Cryptocurrency being a big deal in Nigeria is not a breaking news. Nigeria is one of the leading countries adopting crypto at the moment. Almost half the country have properties in crypto. The people of Nigeria do not want to miss out on the opportunities that the virtual currencies offer and so the number of them looking to buy Bitcoin and altcoins are getting high by the minute.

The rate of adoption keeps growing day by day despite the ambiguous legal status of cryptocurrencies in the country. Nigeria has never had a law that governs cryptocurrency, but earlier this year, the Central Bank of Nigeria released a statement that says the use of Bitcoin and other digital assets have been banned in the country.

Initially, the ban was regarded by many to be the end of owning virtual assets in Nigeria. However, the situation took a rather opposite turn as crypto continues to flourish in the country, proving that the ban hasn’t had a major effect on cryptocurrency usage in the country.

Instead, many citizens have adjusted to the current situation. They have found new ways to buy the virtual currencies and continue their trades.

While the government ban has prevented all financial institutions and banks from any crypto transaction and have commanded that they shut down any account involving crypto trade be shut down immediately in this kind of trade. Crypto traders in Nigeria have found a way around this restriction.

The ban has limited one of the most common ways to buy BTC which is the operations of centralized exchanges which are one of the most common ways people buy BTC in Nigeria. On centralized exchanges, people buy bitcoin in Naira directly from their bank accounts and according to the statement released, if you carry out such a transaction, your account is going to be flagged. One of the solution to this is peer-to-peer exchanges.

After the ban, Nigerians turned to P2P exchanges for their cryptocurrency transactions. So while the ban was supposed to limit the number of transactions carried out in the country and affect the growth of crypto, Nigerians have been trading on P2P platforms like Remita no.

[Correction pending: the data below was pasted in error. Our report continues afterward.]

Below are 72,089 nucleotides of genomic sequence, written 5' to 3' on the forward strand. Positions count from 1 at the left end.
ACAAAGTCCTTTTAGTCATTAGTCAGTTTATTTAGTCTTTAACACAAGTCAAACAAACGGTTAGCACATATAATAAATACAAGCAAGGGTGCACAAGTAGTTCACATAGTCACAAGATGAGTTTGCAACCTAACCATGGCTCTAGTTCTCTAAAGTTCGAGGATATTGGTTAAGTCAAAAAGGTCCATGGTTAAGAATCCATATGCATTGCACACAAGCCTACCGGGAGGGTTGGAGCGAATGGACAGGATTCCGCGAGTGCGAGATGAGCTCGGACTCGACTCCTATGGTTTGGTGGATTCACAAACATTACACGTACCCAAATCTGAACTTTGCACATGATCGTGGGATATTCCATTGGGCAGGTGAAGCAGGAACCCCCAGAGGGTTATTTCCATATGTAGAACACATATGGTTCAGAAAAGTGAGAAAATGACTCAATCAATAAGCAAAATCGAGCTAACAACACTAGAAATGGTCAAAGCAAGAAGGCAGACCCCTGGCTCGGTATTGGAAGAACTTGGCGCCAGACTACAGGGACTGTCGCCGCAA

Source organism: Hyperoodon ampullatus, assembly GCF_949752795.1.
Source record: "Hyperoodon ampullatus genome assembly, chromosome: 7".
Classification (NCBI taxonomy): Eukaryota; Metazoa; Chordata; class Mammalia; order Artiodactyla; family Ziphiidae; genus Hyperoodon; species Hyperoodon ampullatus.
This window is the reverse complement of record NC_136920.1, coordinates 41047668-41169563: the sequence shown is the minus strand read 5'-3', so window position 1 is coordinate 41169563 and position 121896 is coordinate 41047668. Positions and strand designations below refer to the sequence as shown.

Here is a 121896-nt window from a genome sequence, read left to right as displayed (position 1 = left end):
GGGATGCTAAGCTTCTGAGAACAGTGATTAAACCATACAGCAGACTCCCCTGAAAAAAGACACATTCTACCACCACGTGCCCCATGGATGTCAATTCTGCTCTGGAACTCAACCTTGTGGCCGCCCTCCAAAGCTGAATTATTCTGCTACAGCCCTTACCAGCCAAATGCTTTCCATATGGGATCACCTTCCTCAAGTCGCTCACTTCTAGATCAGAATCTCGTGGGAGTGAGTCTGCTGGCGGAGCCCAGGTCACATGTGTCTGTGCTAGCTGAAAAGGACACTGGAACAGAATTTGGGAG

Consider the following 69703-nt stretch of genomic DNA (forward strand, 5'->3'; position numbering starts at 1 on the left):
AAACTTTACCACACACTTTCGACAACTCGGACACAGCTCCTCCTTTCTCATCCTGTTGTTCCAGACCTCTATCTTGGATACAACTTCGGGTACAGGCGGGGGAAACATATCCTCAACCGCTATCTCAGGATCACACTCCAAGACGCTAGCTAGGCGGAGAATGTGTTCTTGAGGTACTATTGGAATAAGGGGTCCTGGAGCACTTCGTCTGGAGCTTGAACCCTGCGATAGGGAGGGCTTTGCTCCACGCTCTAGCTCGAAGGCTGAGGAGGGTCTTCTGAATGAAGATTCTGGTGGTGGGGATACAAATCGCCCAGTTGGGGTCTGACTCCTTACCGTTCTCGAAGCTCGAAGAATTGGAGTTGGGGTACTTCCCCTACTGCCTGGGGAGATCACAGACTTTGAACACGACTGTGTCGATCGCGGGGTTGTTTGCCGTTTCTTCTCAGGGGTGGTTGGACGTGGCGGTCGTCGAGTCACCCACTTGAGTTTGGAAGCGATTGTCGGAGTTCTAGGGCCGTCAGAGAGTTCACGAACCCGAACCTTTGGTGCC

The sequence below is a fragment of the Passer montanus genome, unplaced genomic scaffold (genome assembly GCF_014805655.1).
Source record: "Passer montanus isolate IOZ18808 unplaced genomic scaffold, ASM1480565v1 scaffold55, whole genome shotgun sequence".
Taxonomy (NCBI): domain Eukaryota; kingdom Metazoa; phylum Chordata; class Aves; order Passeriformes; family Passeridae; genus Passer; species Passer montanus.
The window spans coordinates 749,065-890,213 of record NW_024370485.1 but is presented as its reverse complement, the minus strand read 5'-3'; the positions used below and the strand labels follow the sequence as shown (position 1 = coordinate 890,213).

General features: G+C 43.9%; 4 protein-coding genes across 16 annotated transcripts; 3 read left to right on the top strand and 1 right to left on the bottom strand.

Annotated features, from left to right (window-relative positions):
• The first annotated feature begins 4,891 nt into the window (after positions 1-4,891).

On P2P platforms, you don’t buy BTC with the Naira directly from the exchange: you buy from another person. The P2P exchange only serves as a marketplace to bring buyers and sellers together. So on P2P exchange platforms, the buyer transfers the worth of Bitcoin or any altcoin they want to buy directly to the seller’s bank account just like the normal inter-bank transaction and the seller sends the crypto to the buyer’s wallet through the exchange.

No financial institution is needed to authorize the transaction. When you send money directly from one account to another, it is almost impossible for banks to know the purpose of the transaction as it could be used for any other purpose. So P2P trades are difficult for the regulatory bodies to trace and this makes it hard to fish out and shut down such accounts.

A lot of people in Nigeria have turned to Bitcoin for foreign transactions, taking advantage of the decentralized nature of the currency. The ban does not affect the use of crypto for inter-border transfer long as it is not facilitated by a financial institution.

Other reasons why crypto continues to thrive in Nigeria is that a lot of Nigerians use Bitcoin to hedge against the hike as naira continues to lose its value, so crypto traders and investors continue to find ways to buy bitcoin in Nigeria.

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